Dame Sally Davies, Britain’s Chief Medical Officer, called for global action in her first annual report to combat spreading antimicrobial resistance, which she said could cause tens of millions of patients to die following even minor surgery within two decades.

Davies said the problem is growing so large and serious that the British government should rank it alongside terrorism and climate change as one of the country’s biggest threats.

Setting medical treatment back 200 years

For years antibiotics have grown increasingly ineffective against key bacteriological strains, a phenomenon that is worsening due to a “discover void” of new, stronger antibiotics, she said. In her report, Davies called for a host of actions to address the threat, which may eventually include tighter restrictions on how doctors prescribe antibiotics for their patients, The Independent reported.

“This is a growing problem, and if we don’t get it right, we will find ourselves in a health system not dissimilar from the early 19th century,” she said.

Davies herself acknowledged that the problem has been a long time in the making, but she said she decided to give it new focus because of the dire implications of inaction.

“I knew about antimicrobial resistance as a doctor, but I hadn’t realized how bad it was or how fast it is growing,” said Davies.

In her report she says:

There is a need for politicians in the UK to prioritise antimicrobial resistance as a major area of concern, including on the national risk register and pushing for action internationally as well as in local healthcare services.

Antimicrobial resistance is a ticking time-bomb not only for the UK but also for the world. We need to work with everyone to ensure the apocalyptic scenario of widespread antimicrobial resistance does not become a reality. This threat is arguably as important as climate change.

Thousands already dying each year

Keith Ridge, the British chief pharmaceutical officer, said though the control mechanism for doling out prescriptions of antibiotics has been strengthened in hospitals, there needs to be tighter, more thoughtful control of antibiotic prescriptions by general practitioners.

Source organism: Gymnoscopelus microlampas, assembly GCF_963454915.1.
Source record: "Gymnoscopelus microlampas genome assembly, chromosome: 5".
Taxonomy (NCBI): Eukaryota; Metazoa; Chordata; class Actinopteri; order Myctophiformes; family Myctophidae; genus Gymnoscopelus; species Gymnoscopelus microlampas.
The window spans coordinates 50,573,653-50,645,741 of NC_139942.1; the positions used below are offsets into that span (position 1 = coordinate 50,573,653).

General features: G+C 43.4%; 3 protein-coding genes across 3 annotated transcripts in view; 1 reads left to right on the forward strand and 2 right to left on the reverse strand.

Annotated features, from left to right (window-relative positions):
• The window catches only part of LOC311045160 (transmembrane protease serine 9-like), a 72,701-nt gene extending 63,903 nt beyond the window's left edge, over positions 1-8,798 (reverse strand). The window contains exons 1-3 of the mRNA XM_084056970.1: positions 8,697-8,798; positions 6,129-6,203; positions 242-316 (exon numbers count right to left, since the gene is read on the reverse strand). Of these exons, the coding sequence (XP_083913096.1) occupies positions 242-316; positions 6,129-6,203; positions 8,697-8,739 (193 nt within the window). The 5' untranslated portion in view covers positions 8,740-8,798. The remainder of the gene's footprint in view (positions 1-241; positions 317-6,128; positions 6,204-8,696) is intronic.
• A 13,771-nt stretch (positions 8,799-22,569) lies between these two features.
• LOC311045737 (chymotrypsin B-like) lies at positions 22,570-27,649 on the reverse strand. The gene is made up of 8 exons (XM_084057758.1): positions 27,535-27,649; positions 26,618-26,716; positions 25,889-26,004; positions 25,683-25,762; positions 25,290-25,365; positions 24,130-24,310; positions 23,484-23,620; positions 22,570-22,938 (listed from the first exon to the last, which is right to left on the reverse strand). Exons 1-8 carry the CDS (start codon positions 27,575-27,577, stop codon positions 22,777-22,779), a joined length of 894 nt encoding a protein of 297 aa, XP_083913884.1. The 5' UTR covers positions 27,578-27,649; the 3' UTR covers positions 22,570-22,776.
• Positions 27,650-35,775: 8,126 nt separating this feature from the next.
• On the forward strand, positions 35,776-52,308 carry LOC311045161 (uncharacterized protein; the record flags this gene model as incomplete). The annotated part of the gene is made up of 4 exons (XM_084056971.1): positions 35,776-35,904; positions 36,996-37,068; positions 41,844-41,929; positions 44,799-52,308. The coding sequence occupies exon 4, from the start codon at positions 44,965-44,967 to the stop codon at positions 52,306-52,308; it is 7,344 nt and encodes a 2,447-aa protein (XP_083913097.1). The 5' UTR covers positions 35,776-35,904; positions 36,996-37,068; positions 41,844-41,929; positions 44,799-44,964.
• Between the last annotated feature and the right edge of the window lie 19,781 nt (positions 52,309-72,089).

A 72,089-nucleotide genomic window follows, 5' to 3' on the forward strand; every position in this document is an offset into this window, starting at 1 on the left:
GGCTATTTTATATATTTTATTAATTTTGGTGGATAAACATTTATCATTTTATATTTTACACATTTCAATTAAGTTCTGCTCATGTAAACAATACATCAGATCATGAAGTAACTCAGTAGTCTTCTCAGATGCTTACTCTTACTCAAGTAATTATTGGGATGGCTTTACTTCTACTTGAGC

In Britain, hospital infections caused by MRSA and C. diff have been reduced by some 80 percent over the past 10 years, but those have been replaced by other tough-to-kill bacteria, such as E. coli and klebsiella, the latter two now the most frequent causes of hospital-borne infections, The Independent reported.

In the U.S., carbapenem-resistant Enterobacteriaceae, or CRE, has become more common in the past decade, according to the Centers for Disease Control and Prevention. Infectious disease specialist Dr. Brad Spellberg, of the Los Angeles Biomedical Research Institute at the Harbor-UCLA Medical Center, compared the worsening problem to the fate of the Titanic.

“We’re not talking about an iceberg that’s down the line. The ship has hit the iceberg. We’re taking on water. We already have people dying. Not only of CRE, but of untreatable CRE,” he told National Public Radio.

In the U.K., about 5,000 people a year die from bloodstream infections – half of them from drug-resistant organisms. In the U.S., the CDC estimates that about 20,000 die from them.

As antibiotic use has increased, so has resistance

As antibiotic use has increased over the past several years, so has resistance, the experts say. That’s because the “pipeline” of new antibiotic drugs is drying up; there has not been the development of a new class of antibiotics since 1987, and no new classes are currently in the global pipeline, The Independent reported. A small number of individual drugs are being developed by a few British companies, the paper said, but that’s about it.

Davies blames part of that development shortage on Big Pharma – there is little profit in antibiotics because they are expensive to develop but are only taken in short courses, unlike, say, blood pressure medications that must be taken for long periods of time.

“We may have to work with the pharmaceutical companies in public-private partnerships, and we may have to do some development of antibiotics on a public basis” in order to fill the “development void,” she said.

Davies pointed to the Innovative Medicines Initiative, which is a joint undertaking between the EU and the pharmaceutical industry which fosters a collective effort towards pharmaceutical innovation, especially when it comes to new classes of antibiotics.

“We are going to have to up our education, so that the doctors and nurses and vets who prescribe antibiotics do it knowing the risks and advantages, and think about that balance, and also spend time with patients explaining why they’re not prescribing them,” Davies said.